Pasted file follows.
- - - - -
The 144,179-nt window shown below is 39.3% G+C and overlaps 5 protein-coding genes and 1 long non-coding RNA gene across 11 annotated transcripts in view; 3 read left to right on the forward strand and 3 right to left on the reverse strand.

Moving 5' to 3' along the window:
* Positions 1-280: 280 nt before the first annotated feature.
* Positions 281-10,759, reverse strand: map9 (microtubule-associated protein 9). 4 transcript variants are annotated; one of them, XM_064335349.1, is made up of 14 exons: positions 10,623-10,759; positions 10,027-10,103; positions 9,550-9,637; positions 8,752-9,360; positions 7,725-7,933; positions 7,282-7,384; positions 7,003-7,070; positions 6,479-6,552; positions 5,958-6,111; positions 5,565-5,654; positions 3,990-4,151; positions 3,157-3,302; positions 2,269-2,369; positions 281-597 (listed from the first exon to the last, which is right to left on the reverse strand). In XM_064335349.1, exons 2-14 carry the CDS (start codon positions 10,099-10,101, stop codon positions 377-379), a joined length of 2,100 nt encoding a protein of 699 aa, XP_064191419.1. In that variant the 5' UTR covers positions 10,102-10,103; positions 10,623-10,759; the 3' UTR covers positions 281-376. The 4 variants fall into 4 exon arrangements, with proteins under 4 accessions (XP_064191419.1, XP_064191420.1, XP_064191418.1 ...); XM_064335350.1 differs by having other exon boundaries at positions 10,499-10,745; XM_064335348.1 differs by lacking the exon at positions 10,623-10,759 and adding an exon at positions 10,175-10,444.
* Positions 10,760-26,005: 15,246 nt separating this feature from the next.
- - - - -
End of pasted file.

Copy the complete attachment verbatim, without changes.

The 144,179-nt window shown below is 39.3% G+C and overlaps 5 protein-coding genes and 1 long non-coding RNA gene across 11 annotated transcripts in view; 3 read left to right on the forward strand and 3 right to left on the reverse strand.

Moving 5' to 3' along the window:
* Positions 1-280: 280 nt before the first annotated feature.
* Positions 281-10,759, reverse strand: map9 (microtubule-associated protein 9). 4 transcript variants are annotated; one of them, XM_064335349.1, is made up of 14 exons: positions 10,623-10,759; positions 10,027-10,103; positions 9,550-9,637; positions 8,752-9,360; positions 7,725-7,933; positions 7,282-7,384; positions 7,003-7,070; positions 6,479-6,552; positions 5,958-6,111; positions 5,565-5,654; positions 3,990-4,151; positions 3,157-3,302; positions 2,269-2,369; positions 281-597 (listed from the first exon to the last, which is right to left on the reverse strand). In XM_064335349.1, exons 2-14 carry the CDS (start codon positions 10,099-10,101, stop codon positions 377-379), a joined length of 2,100 nt encoding a protein of 699 aa, XP_064191419.1. In that variant the 5' UTR covers positions 10,102-10,103; positions 10,623-10,759; the 3' UTR covers positions 281-376. The 4 variants fall into 4 exon arrangements, with proteins under 4 accessions (XP_064191419.1, XP_064191420.1, XP_064191418.1 ...); XM_064335350.1 differs by having other exon boundaries at positions 10,499-10,745; XM_064335348.1 differs by lacking the exon at positions 10,623-10,759 and adding an exon at positions 10,175-10,444.
* Positions 10,760-26,005: 15,246 nt separating this feature from the next.